Given the new significant role DOJ has in “green-lighting” particular cases, Congress should ask Secretary Napolitano about what commitments, if any, DOJ has made with respect to worksite enforcement cases. If DOJ has not made any commitments, the committees should further inquire what steps DHS will take to secure these to ensure ICE’s success.
3. Is DHS Using Metrics That Just Don’t Add Up?
The new leadership has repeatedly implied that their focus on employers will result in the arrest of more employers than employees. This metric simply misses the mark. Such an emphasis also ignores the numbers found in significant charges that have been brought against employers over the past several years. Take the example of the federal prosecution of IFCO, a large pallet company, for instance. In IFCO, ICE arrested 1187 workers and twelve managers, and pursued charges against one corporate entity. Some parts of the case are still pending, but nine of the managers have pleaded guilty and IFCO has already agreed to pay more than $20 million to resolve the matter. That’s a significant case. Yet, under the new analysis, the IFCO case would be deemed unsuccessful because the agency arrested more workers than managers. Ridiculous.
There will always be more workers than managers in any company (at least, almost any viable company). If the new guidelines seek to have ICE arrest more managers than workers, Congress should ask the question: is Secretary Napolitano serious about this metric, and if so, how exactly does she intend for the agents to do this? Is DHS shifting the emphasis to smaller businesses (with fewer workers compared to managers), hoping to ignore the workers altogether, or employing some other strategy to accomplish that goal?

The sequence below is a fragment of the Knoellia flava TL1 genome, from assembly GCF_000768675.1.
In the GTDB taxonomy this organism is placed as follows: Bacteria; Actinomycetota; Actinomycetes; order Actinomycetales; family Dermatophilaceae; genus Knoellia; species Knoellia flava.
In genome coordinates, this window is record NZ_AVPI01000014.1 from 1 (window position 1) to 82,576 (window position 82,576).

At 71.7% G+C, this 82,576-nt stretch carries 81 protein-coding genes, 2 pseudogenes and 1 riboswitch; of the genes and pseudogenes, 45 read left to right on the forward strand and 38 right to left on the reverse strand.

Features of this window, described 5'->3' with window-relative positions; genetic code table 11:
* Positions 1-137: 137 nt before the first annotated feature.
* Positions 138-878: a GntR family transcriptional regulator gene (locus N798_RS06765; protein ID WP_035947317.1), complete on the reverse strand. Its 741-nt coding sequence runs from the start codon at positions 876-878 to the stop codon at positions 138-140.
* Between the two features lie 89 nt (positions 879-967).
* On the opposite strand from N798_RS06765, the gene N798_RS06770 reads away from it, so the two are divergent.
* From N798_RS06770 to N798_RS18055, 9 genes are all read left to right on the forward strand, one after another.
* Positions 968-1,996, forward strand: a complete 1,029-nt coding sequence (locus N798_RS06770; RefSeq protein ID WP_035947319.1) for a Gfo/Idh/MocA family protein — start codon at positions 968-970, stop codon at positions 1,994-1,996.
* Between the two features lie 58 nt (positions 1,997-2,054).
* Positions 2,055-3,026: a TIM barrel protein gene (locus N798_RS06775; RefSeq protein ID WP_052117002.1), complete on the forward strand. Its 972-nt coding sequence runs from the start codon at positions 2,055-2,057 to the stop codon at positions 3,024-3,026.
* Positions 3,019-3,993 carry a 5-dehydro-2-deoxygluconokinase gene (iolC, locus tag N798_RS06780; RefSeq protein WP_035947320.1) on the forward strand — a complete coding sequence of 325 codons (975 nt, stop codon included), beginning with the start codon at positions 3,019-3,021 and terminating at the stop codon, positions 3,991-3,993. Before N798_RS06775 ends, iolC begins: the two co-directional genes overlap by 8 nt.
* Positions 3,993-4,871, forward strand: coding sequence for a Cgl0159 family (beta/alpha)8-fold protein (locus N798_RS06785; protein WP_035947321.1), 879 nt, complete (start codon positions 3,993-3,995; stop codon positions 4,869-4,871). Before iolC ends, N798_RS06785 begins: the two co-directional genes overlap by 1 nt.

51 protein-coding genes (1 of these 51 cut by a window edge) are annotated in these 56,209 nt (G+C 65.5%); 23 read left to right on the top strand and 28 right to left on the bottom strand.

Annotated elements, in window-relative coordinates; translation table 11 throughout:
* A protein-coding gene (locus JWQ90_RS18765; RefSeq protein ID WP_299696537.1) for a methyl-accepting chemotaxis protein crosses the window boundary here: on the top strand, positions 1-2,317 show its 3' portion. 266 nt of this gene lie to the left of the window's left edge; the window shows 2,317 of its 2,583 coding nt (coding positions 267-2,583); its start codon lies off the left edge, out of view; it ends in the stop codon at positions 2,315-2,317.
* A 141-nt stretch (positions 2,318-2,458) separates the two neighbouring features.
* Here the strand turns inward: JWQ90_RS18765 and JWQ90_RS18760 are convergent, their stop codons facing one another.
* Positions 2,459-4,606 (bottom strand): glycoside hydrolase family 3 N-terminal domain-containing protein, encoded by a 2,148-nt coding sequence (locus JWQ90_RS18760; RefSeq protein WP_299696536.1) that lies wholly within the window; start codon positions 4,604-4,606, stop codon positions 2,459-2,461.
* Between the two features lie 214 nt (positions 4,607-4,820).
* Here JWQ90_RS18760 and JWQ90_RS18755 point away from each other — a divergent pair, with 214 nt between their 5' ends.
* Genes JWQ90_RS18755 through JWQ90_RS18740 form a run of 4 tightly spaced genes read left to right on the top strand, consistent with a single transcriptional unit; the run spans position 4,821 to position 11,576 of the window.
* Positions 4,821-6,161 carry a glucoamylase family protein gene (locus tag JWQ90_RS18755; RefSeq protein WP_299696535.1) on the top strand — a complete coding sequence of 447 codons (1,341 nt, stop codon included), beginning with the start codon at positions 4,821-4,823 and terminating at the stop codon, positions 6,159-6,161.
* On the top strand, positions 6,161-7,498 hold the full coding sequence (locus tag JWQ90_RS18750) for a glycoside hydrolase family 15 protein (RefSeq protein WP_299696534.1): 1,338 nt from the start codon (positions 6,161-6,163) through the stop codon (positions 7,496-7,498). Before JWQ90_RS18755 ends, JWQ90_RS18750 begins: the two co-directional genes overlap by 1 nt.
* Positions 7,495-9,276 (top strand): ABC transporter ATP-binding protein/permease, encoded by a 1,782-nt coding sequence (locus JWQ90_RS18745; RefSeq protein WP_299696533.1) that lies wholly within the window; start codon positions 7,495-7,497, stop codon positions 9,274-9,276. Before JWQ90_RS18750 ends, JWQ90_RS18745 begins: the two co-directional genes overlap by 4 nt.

4. What does DHS Intend to Do With Two Proposed Compliance Tools: E-Verify Requirements For Federal Contractors and the No-Match Rule?
The new worksite enforcement guidelines imply that ICE agents should use all available tools to help prosecute egregious employers and create a culture of compliance. For this reason, it is troubling that DHS has not announced what it will do with two tools that would greatly enhance enforcement and compliance: the E-Verify Requirement for Federal Contractors and the No-Match Rule. The committees should ask Secretary Napolitano whether these are tools she is preparing to utilize in her efforts to ensure more targeted enforcement efforts, and if not, why not.
Like the Bush Administration, the Obama Administration recognizes that worksite enforcement is key to stopping the magnet of illegal immigration. Secretary Napolitano deserves credit for issuing new guidelines that encourage ICE agents to bring cases against egregious employers. Yet, despite the new guidance, many questions remain unanswered about precisely how ICE’s new implementation of the worksite enforcement guidelines will meet the Department’s stated goals. Over the next two days, Congressional leaders have a great opportunity – one that shouldn’t be squandered- to get clarity from Secretary Napolitano on this important issue.